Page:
It’s Science Week that’s like Christmas for the science and medical team at Sport Integrity Australia and we’re in festive mode!
We are extremely fortunate to have a wealth of scientific experience and expertise within our agency that not only contributes to continuous improvement for safe and fair sport within Australia, but also contributes to global efforts to keep sport free of doping Because we get closer to it. A clean and fair playing field for all.
As part of our Science Week celebrations we are highlighting the new Assistant Director of Science Gemma Payne, a skilled forensic scientist.
We talk to Gemma about how she got into science, her career so far and what she hopes to achieve while with Sport Integrity Australia.
What did you find in science?
I am a product of the “Scully Effect” thanks to The X-Files. Gillian Anderson’s character inspired many young women to pursue careers in the field and I am still a sad fan of the show, fully embracing the geekness. I also got the chance to attend the Zoom Meet in 2020 and be greeted with Gillian Anderson where I thanked her for inspiring me through such an incredible character, which was very special.
Did you always love science as a child or did you become interested in it later in life?
When I was 10 years old my teacher brought some cow hearts from the butcher and we cut them out to see how a heart worked. I was hanged! Fearing my parents I proudly arrived home with a bag full of dissected cow hearts, so it probably didn’t shock my family that I ended up as a forensic scientist.
Tell us about your science career so far?
I knew I wanted to study science but never had anything in common, so I studied forensic chemistry at university and continued my studies after completing my Honors, Australian Federal Police (AFP) PhD based in forensic laboratories, which is where I eventually got. AFP Job as Forensic Chemist. Soon after I joined there was a second bombing in Bali, in which I assisted back in Canberra.
I continued to work for AFP for 17 years in various roles in forensics and it has been fascinating to watch forensics grow during this time. Evidence types that did not exist when I joined are now routine.
My journey has been very generous. I have analyzed gunshot remains in murder cases, presented crime scene management training in Kenya and completed a military obstacle course in Kanungara during a leadership program. I was able to apply my scientific knowledge both domestically and internationally in the laboratory and in the field.
I have now found myself as an assistant director of the science team at Sport Integrity Australia. My team (and everyone else I’ve met) is amazing and has been so welcoming, I feel so lucky that my path has led me here.
What has been a career highlight for you so far?
A stand out is my participation in disaster victim identification for the 2009 bushfires. The bushfires were a tragedy, but in these moments I could see for the first time how meaningful our work as forensic scientists could be. The community affected was very appreciative and there was an amazing team spirit with the people who were deployed to us that lasted well after we returned.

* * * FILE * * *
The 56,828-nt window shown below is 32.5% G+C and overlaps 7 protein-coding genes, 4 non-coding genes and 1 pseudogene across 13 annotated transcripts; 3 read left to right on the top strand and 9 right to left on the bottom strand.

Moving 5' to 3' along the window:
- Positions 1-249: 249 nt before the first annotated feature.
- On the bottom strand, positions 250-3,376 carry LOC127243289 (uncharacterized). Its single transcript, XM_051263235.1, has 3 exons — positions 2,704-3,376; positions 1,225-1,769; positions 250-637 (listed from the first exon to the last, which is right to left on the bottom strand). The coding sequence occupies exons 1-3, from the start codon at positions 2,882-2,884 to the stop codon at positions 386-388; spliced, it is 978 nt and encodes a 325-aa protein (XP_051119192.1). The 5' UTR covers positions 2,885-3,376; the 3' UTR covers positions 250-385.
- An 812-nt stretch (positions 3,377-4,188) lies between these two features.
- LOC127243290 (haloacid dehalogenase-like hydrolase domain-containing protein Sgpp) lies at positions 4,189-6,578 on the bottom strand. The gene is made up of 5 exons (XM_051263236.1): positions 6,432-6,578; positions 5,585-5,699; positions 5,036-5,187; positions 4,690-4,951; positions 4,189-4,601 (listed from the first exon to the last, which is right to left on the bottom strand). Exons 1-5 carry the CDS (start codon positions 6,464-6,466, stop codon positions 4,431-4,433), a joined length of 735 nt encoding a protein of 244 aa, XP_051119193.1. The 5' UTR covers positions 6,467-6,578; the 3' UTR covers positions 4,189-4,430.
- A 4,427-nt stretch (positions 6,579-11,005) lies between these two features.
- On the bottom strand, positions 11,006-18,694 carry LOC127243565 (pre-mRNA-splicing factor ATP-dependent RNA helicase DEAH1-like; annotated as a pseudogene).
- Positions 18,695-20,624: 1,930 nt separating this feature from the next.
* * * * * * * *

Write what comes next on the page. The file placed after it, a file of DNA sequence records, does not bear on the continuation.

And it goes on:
What made you decide to come to Sport Integrity Australia?
I had heard great things about the people and work of Sport Integrity Australia. Sport has always been an important aspect of my life and I was excited to transfer the skills I have developed throughout my career at AFP to a different organization. I also liked the idea of a more positive spin on my work and a greater emphasis on prevention. In the context of the police a major operation is often a horrific event, such as a bombing. But a big event in Sport Integrity Australia is the Olympics!
What do you hope to achieve while living here?
I hope that I can use my past experiences and perspective to contribute to the objectives of my team and the wider organization. I worked on five different forensic teams at AFP, each providing me with experiences that carried over to my next role. I have found that in my new role here at Sport Integrity Australia, I am drawing on all these collective experiences on a daily basis.
Where do you see your career taking you?
At the end of the day I am inspired by interesting experiences and want to make a difference. There is no way I could have predicted what my career would be like when I went to my first grade in university and I try to be open to opportunities as they present themselves. As long as I’m learning new things, innovating and working with great people, I’ll be happy.
Now that I have children, I want my children to participate in safe and fair play. I’ve only been with the agency for a short while, but along the way science is one of the driving forces in anti-doping operations, working closely with other teams like Investigation and Intelligence.
Has a career in science turned out to be the way you expected?
I took one of those career prediction surveys when I was in school. My numerology shows equal interest in science and arts. I was told that I would have to choose one because the disciplines were polar opposites. After all these years, I completely disagree with this advice! Science can be artistic and creative. I rely heavily on my creative side, especially for problem solving and engagement. I have also seen these aspects of my personality merge into my hobbies, one of which is astrophotography which I taught myself during the COVID lockdown. Learning how to take pictures of distant nebulae, galaxies and comets with a simple digital camera in my own backyard has been fun.